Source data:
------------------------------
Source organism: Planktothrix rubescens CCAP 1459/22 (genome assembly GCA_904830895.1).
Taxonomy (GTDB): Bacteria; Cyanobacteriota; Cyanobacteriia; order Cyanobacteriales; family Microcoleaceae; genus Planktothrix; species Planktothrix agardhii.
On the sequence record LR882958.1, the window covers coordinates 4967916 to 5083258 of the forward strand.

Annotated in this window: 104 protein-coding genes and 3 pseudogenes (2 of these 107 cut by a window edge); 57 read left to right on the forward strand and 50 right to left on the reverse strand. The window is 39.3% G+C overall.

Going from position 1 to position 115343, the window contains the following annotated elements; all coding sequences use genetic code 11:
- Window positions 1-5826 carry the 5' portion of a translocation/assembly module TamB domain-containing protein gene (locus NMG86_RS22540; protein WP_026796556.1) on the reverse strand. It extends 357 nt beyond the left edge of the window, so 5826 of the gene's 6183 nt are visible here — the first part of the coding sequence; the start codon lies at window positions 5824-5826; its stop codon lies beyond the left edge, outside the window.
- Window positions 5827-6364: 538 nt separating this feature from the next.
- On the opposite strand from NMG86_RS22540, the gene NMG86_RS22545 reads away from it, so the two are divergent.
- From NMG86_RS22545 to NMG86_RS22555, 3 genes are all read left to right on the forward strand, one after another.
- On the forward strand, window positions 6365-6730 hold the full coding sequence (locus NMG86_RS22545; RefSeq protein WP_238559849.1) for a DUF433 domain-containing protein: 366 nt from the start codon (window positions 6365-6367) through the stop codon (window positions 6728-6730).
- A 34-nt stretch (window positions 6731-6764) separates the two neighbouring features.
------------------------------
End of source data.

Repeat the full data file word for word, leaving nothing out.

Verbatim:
Source organism: Planktothrix rubescens CCAP 1459/22 (genome assembly GCA_904830895.1).
Taxonomy (GTDB): Bacteria; Cyanobacteriota; Cyanobacteriia; order Cyanobacteriales; family Microcoleaceae; genus Planktothrix; species Planktothrix agardhii.
On the sequence record LR882958.1, the window covers coordinates 4967916 to 5083258 of the forward strand.

Annotated in this window: 104 protein-coding genes and 3 pseudogenes (2 of these 107 cut by a window edge); 57 read left to right on the forward strand and 50 right to left on the reverse strand. The window is 39.3% G+C overall.

Going from position 1 to position 115343, the window contains the following annotated elements; all coding sequences use genetic code 11:
- Window positions 1-5826 carry the 5' portion of a translocation/assembly module TamB domain-containing protein gene (locus NMG86_RS22540; protein WP_026796556.1) on the reverse strand. It extends 357 nt beyond the left edge of the window, so 5826 of the gene's 6183 nt are visible here — the first part of the coding sequence; the start codon lies at window positions 5824-5826; its stop codon lies beyond the left edge, outside the window.
- Window positions 5827-6364: 538 nt separating this feature from the next.
- On the opposite strand from NMG86_RS22540, the gene NMG86_RS22545 reads away from it, so the two are divergent.
- From NMG86_RS22545 to NMG86_RS22555, 3 genes are all read left to right on the forward strand, one after another.
- On the forward strand, window positions 6365-6730 hold the full coding sequence (locus NMG86_RS22545; RefSeq protein WP_238559849.1) for a DUF433 domain-containing protein: 366 nt from the start codon (window positions 6365-6367) through the stop codon (window positions 6728-6730).
- A 34-nt stretch (window positions 6731-6764) separates the two neighbouring features.